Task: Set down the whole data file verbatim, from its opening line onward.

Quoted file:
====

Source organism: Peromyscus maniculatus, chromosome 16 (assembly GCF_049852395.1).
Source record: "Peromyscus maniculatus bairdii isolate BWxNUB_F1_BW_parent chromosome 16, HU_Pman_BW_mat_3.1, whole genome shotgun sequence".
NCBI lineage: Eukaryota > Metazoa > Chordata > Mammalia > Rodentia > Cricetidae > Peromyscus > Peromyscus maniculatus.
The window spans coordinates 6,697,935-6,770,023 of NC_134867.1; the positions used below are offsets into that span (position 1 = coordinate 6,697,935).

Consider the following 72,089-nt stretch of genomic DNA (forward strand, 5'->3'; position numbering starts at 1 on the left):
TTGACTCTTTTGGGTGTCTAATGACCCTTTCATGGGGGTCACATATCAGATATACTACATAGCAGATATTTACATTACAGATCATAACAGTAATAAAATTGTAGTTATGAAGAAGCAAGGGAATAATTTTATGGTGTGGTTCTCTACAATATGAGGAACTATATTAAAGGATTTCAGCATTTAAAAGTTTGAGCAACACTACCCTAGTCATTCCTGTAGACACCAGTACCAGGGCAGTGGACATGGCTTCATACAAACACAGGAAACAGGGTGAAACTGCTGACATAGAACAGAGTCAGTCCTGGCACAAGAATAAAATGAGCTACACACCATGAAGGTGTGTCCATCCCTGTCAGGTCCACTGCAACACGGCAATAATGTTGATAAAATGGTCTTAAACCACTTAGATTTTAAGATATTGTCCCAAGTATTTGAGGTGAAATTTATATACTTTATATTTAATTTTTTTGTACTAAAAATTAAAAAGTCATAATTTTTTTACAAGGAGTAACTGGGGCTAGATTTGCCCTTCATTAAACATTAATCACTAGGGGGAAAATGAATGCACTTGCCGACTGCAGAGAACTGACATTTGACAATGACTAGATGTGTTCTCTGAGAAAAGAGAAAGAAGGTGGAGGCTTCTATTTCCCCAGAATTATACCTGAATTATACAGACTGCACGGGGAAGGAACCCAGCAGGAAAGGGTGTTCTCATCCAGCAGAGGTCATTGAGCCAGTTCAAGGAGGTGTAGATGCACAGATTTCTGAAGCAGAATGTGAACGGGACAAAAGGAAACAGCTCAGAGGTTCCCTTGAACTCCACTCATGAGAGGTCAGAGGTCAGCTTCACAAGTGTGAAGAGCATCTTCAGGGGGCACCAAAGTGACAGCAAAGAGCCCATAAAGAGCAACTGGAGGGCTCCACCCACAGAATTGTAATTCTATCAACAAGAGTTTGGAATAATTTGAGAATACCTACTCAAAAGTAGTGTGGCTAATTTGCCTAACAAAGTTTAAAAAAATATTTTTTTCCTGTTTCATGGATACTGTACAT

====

Source organism: Peromyscus maniculatus, chromosome 16 (assembly GCF_049852395.1).
Source record: "Peromyscus maniculatus bairdii isolate BWxNUB_F1_BW_parent chromosome 16, HU_Pman_BW_mat_3.1, whole genome shotgun sequence".
NCBI lineage: Eukaryota > Metazoa > Chordata > Mammalia > Rodentia > Cricetidae > Peromyscus > Peromyscus maniculatus.
The window spans coordinates 6,697,935-6,770,023 of NC_134867.1; the positions used below are offsets into that span (position 1 = coordinate 6,697,935).

Consider the following 72,089-nt stretch of genomic DNA (forward strand, 5'->3'; position numbering starts at 1 on the left):
TTGACTCTTTTGGGTGTCTAATGACCCTTTCATGGGGGTCACATATCAGATATACTACATAGCAGATATTTACATTACAGATCATAACAGTAATAAAATTGTAGTTATGAAGAAGCAAGGGAATAATTTTATGGTGTGGTTCTCTACAATATGAGGAACTATATTAAAGGATTTCAGCATTTAAAAGTTTGAGCAACACTACCCTAGTCATTCCTGTAGACACCAGTACCAGGGCAGTGGACATGGCTTCATACAAACACAGGAAACAGGGTGAAACTGCTGACATAGAACAGAGTCAGTCCTGGCACAAGAATAAAATGAGCTACACACCATGAAGGTGTGTCCATCCCTGTCAGGTCCACTGCAACACGGCAATAATGTTGATAAAATGGTCTTAAACCACTTAGATTTTAAGATATTGTCCCAAGTATTTGAGGTGAAATTTATATACTTTATATTTAATTTTTTTGTACTAAAAATTAAAAAGTCATAATTTTTTTACAAGGAGTAACTGGGGCTAGATTTGCCCTTCATTAAACATTAATCACTAGGGGGAAAATGAATGCACTTGCCGACTGCAGAGAACTGACATTTGACAATGACTAGATGTGTTCTCTGAGAAAAGAGAAAGAAGGTGGAGGCTTCTATTTCCCCAGAATTATACCTGAATTATACAGACTGCACGGGGAAGGAACCCAGCAGGAAAGGGTGTTCTCATCCAGCAGAGGTCATTGAGCCAGTTCAAGGAGGTGTAGATGCACAGATTTCTGAAGCAGAATGTGAACGGGACAAAAGGAAACAGCTCAGAGGTTCCCTTGAACTCCACTCATGAGAGGTCAGAGGTCAGCTTCACAAGTGTGAAGAGCATCTTCAGGGGGCACCAAAGTGACAGCAAAGAGCCCATAAAGAGCAACTGGAGGGCTCCACCCACAGAATTGTAATTCTATCAACAAGAGTTTGGAATAATTTGAGAATACCTACTCAAAAGTAGTGTGGCTAATTTGCCTAACAAAGTTTAAAAAAATATTTTTTTCCTGTTTCATGGATACTGTACAT